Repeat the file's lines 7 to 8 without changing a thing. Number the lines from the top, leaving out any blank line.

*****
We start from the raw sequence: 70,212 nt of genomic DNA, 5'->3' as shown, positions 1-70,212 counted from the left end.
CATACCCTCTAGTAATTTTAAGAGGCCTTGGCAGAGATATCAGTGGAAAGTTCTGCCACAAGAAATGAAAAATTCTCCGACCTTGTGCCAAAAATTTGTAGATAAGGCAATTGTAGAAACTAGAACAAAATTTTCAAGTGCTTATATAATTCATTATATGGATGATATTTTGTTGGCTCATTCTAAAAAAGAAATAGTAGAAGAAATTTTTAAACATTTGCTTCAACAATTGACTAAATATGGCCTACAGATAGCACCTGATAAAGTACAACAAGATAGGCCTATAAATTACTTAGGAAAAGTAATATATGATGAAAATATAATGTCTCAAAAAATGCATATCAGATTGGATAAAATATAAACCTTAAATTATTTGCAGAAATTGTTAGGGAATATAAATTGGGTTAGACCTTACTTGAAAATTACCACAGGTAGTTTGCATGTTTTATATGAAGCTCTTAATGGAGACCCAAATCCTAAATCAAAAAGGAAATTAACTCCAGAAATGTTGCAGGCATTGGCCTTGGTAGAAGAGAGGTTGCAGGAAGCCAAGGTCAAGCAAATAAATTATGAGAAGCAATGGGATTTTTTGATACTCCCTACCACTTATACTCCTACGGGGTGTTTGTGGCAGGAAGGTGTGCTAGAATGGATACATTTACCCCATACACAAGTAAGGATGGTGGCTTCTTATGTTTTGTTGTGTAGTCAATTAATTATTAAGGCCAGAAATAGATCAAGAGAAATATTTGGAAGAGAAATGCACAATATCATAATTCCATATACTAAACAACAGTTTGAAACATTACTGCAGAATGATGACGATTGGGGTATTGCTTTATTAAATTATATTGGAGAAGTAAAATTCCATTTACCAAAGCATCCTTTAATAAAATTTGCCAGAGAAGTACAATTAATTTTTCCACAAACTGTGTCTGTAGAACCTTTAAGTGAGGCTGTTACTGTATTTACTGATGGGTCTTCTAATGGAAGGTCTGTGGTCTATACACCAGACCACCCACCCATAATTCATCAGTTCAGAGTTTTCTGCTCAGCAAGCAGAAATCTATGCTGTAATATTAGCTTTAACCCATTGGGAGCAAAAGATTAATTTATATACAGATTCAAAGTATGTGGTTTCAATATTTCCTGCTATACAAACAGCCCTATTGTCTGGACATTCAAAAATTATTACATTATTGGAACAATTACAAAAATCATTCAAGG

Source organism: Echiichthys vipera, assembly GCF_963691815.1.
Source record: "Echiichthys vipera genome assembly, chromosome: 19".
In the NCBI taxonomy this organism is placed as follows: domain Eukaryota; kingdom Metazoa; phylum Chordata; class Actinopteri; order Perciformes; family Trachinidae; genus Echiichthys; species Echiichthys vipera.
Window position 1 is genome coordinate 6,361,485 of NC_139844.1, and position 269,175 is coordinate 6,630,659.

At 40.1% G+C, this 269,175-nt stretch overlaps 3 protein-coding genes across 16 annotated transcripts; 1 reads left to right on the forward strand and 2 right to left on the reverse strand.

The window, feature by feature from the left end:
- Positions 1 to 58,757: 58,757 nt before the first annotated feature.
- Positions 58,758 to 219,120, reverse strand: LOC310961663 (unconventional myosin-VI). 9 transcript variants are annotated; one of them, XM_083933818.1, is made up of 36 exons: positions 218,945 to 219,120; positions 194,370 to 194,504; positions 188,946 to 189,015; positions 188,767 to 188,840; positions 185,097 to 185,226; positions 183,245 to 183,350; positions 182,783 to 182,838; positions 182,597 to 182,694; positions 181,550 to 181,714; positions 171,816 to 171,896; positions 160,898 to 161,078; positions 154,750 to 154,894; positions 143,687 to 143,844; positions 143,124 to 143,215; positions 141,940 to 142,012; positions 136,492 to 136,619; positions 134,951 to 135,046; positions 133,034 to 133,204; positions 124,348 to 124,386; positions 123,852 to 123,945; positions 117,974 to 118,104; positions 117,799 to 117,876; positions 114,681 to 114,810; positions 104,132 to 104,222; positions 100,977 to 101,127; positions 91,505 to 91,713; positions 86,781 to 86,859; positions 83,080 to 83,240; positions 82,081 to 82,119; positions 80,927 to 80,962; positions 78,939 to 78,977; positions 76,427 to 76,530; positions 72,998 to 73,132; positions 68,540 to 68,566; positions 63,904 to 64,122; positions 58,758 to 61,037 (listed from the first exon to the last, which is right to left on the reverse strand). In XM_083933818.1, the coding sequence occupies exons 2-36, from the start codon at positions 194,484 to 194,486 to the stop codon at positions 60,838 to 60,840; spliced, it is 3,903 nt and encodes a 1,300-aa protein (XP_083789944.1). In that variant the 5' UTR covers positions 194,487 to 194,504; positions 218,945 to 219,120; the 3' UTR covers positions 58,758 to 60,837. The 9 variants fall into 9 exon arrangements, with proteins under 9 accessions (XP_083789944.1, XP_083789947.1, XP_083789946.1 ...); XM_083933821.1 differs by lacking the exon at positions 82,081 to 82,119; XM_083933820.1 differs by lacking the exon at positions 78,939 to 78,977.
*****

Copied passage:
At 40.1% G+C, this 269,175-nt stretch overlaps 3 protein-coding genes across 16 annotated transcripts; 1 reads left to right on the forward strand and 2 right to left on the reverse strand.

The window, feature by feature from the left end: